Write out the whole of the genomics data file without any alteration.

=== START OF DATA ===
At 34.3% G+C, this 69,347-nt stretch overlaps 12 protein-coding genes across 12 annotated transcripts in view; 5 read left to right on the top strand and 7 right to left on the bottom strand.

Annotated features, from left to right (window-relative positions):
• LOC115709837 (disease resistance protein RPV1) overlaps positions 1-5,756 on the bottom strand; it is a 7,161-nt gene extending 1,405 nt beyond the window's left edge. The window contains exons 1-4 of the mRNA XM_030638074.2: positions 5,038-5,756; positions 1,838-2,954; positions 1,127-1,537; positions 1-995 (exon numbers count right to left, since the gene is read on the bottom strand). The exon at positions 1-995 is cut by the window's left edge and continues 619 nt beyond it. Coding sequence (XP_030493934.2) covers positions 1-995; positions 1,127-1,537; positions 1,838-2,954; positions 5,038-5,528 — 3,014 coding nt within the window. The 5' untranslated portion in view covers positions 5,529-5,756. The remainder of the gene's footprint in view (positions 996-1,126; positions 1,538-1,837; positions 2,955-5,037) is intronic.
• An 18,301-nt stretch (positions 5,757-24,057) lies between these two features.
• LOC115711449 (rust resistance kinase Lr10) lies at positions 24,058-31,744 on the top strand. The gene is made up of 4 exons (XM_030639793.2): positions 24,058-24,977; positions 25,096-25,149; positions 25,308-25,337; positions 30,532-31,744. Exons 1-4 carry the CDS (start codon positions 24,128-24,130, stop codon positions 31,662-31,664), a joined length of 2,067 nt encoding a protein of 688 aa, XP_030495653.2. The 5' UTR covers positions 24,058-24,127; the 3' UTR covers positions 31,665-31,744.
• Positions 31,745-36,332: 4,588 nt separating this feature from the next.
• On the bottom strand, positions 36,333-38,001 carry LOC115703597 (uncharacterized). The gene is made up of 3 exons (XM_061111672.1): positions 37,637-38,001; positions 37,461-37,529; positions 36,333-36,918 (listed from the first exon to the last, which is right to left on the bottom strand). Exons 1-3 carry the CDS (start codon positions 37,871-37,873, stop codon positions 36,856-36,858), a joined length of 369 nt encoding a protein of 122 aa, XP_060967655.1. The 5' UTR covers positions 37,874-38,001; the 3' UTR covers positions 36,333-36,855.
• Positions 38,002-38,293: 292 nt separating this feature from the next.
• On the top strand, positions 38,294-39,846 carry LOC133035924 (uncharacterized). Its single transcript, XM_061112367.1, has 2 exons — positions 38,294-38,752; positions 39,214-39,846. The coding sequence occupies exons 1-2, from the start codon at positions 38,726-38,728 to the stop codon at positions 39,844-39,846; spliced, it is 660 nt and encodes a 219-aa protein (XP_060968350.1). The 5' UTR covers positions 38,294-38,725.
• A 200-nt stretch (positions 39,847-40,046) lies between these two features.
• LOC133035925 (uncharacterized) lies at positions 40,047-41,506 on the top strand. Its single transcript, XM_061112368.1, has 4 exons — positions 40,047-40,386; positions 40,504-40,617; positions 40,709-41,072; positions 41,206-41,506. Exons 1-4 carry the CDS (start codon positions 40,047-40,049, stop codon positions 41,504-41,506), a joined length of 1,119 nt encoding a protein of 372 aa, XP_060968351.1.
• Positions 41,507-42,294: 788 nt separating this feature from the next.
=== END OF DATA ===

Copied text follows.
At 34.3% G+C, this 69,347-nt stretch overlaps 12 protein-coding genes across 12 annotated transcripts in view; 5 read left to right on the top strand and 7 right to left on the bottom strand.

Annotated features, from left to right (window-relative positions):
• LOC115709837 (disease resistance protein RPV1) overlaps positions 1-5,756 on the bottom strand; it is a 7,161-nt gene extending 1,405 nt beyond the window's left edge. The window contains exons 1-4 of the mRNA XM_030638074.2: positions 5,038-5,756; positions 1,838-2,954; positions 1,127-1,537; positions 1-995 (exon numbers count right to left, since the gene is read on the bottom strand). The exon at positions 1-995 is cut by the window's left edge and continues 619 nt beyond it. Coding sequence (XP_030493934.2) covers positions 1-995; positions 1,127-1,537; positions 1,838-2,954; positions 5,038-5,528 — 3,014 coding nt within the window. The 5' untranslated portion in view covers positions 5,529-5,756. The remainder of the gene's footprint in view (positions 996-1,126; positions 1,538-1,837; positions 2,955-5,037) is intronic.
• An 18,301-nt stretch (positions 5,757-24,057) lies between these two features.
• LOC115711449 (rust resistance kinase Lr10) lies at positions 24,058-31,744 on the top strand. The gene is made up of 4 exons (XM_030639793.2): positions 24,058-24,977; positions 25,096-25,149; positions 25,308-25,337; positions 30,532-31,744. Exons 1-4 carry the CDS (start codon positions 24,128-24,130, stop codon positions 31,662-31,664), a joined length of 2,067 nt encoding a protein of 688 aa, XP_030495653.2. The 5' UTR covers positions 24,058-24,127; the 3' UTR covers positions 31,665-31,744.
• Positions 31,745-36,332: 4,588 nt separating this feature from the next.
• On the bottom strand, positions 36,333-38,001 carry LOC115703597 (uncharacterized). The gene is made up of 3 exons (XM_061111672.1): positions 37,637-38,001; positions 37,461-37,529; positions 36,333-36,918 (listed from the first exon to the last, which is right to left on the bottom strand). Exons 1-3 carry the CDS (start codon positions 37,871-37,873, stop codon positions 36,856-36,858), a joined length of 369 nt encoding a protein of 122 aa, XP_060967655.1. The 5' UTR covers positions 37,874-38,001; the 3' UTR covers positions 36,333-36,855.
• Positions 38,002-38,293: 292 nt separating this feature from the next.
• On the top strand, positions 38,294-39,846 carry LOC133035924 (uncharacterized). Its single transcript, XM_061112367.1, has 2 exons — positions 38,294-38,752; positions 39,214-39,846. The coding sequence occupies exons 1-2, from the start codon at positions 38,726-38,728 to the stop codon at positions 39,844-39,846; spliced, it is 660 nt and encodes a 219-aa protein (XP_060968350.1). The 5' UTR covers positions 38,294-38,725.
• A 200-nt stretch (positions 39,847-40,046) lies between these two features.
• LOC133035925 (uncharacterized) lies at positions 40,047-41,506 on the top strand. Its single transcript, XM_061112368.1, has 4 exons — positions 40,047-40,386; positions 40,504-40,617; positions 40,709-41,072; positions 41,206-41,506. Exons 1-4 carry the CDS (start codon positions 40,047-40,049, stop codon positions 41,504-41,506), a joined length of 1,119 nt encoding a protein of 372 aa, XP_060968351.1.
• Positions 41,507-42,294: 788 nt separating this feature from the next.